Carbon Dioxide Emission Intensity:
Steam versus Air Injection EOR


This article is intended to address a pervasive inaccuracy concerning the relative amounts of carbon dioxide generated by steam versus air injection projects. The prevailing perception is that air injection EOR has a significantly higher CO2 emission intensity than steam injection. Let us examine typical operating conditions of both types of processes.


Steam Injection


Approximately 75 standard m3 of natural gas is required to generate 1 m3 of 100% quality steam (cold water equivalent). If we assume that the natural gas is essentially methane, then burning 1 m3 of gas will produce 1 m3 of CO2.
Assuming different steam-oil ratios (SOR) allows us to calculate the amount of CO2 generated per m3 of oil produced, the CO2 intensity. 

The table shows CO2 intensities for SOR’s from 2 to 6. The best SAGD projects have SOR’s from 2.0-2.5 and average projects are in the 4.0-6.0 range. For typical projects we can therefore expect a CO2 intensity of around 400 ST m3 / m3 oil.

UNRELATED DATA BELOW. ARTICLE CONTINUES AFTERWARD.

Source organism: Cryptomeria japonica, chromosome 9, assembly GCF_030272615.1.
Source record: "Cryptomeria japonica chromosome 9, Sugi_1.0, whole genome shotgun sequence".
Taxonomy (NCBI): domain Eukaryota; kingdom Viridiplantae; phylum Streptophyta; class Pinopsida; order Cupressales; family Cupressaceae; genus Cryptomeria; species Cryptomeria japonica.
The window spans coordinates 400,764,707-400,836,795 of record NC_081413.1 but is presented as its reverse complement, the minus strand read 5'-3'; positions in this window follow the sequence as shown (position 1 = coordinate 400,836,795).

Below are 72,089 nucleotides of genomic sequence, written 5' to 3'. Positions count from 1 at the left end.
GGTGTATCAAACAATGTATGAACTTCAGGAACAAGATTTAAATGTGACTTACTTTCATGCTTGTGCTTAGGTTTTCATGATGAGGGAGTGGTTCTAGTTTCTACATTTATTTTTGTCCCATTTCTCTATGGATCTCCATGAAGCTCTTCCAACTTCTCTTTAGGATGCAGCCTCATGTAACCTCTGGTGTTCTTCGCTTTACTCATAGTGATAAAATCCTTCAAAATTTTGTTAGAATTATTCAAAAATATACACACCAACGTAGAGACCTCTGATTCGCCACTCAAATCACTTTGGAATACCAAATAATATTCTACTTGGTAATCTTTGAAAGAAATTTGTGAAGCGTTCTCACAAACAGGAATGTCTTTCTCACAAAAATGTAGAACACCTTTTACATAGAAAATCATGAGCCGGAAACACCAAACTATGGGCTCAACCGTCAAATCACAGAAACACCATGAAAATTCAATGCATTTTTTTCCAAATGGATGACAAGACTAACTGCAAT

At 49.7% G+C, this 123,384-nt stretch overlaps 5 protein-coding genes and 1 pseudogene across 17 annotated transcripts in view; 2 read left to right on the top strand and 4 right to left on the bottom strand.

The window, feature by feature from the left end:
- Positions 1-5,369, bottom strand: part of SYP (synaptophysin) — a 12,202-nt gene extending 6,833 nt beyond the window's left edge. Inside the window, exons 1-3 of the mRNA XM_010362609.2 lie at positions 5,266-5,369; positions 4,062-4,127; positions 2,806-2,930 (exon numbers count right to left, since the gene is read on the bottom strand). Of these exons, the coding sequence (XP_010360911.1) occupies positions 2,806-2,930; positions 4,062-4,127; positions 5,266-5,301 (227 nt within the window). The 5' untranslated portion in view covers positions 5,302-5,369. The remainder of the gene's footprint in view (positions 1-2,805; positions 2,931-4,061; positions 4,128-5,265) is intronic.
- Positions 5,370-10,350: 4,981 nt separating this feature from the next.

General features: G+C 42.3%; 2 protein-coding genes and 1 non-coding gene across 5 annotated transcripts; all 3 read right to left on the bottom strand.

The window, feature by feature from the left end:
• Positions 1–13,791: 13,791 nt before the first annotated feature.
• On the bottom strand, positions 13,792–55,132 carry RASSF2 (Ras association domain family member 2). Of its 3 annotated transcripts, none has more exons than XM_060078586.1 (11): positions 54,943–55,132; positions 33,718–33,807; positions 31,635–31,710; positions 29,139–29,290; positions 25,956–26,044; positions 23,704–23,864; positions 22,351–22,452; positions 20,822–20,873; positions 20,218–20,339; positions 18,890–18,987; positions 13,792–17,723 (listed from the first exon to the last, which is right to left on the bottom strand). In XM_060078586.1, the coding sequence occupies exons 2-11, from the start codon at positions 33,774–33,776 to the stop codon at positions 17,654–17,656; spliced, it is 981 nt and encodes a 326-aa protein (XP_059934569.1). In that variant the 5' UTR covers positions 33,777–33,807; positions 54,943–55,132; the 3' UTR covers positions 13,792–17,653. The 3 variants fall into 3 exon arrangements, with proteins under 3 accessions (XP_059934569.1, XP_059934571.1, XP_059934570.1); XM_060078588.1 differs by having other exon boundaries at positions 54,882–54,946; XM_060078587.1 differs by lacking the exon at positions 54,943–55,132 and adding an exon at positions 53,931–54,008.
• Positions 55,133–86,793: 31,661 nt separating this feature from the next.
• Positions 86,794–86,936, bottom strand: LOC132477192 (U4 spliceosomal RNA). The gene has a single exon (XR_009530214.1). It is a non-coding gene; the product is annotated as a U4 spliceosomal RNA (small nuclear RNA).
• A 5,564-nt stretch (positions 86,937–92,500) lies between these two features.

Air Injection


If we assume that during underground combustion there is equimolar replacement of the oxygen in the injected air to form CO2, then 1 m3 of oxygen will burn hydrocarbons to produce 1 m3 of CO2

The most efficient air injection projects make use of gravity and have lower air-oil ratios (AOR), in the range 800 to 1,000 standard m3 per m3 of oil. On average, however, the AOR’s are around 2,000. For typical projects we can therefore expect a CO2 intensity of around 400 ST m3 / m3 oil. 


Conclusion


While individual projects may have superior or inferior performance, on average, air and steam injection projects will have essentially the same CO2 emission intensity.


October 2010 


Previous PageNext Page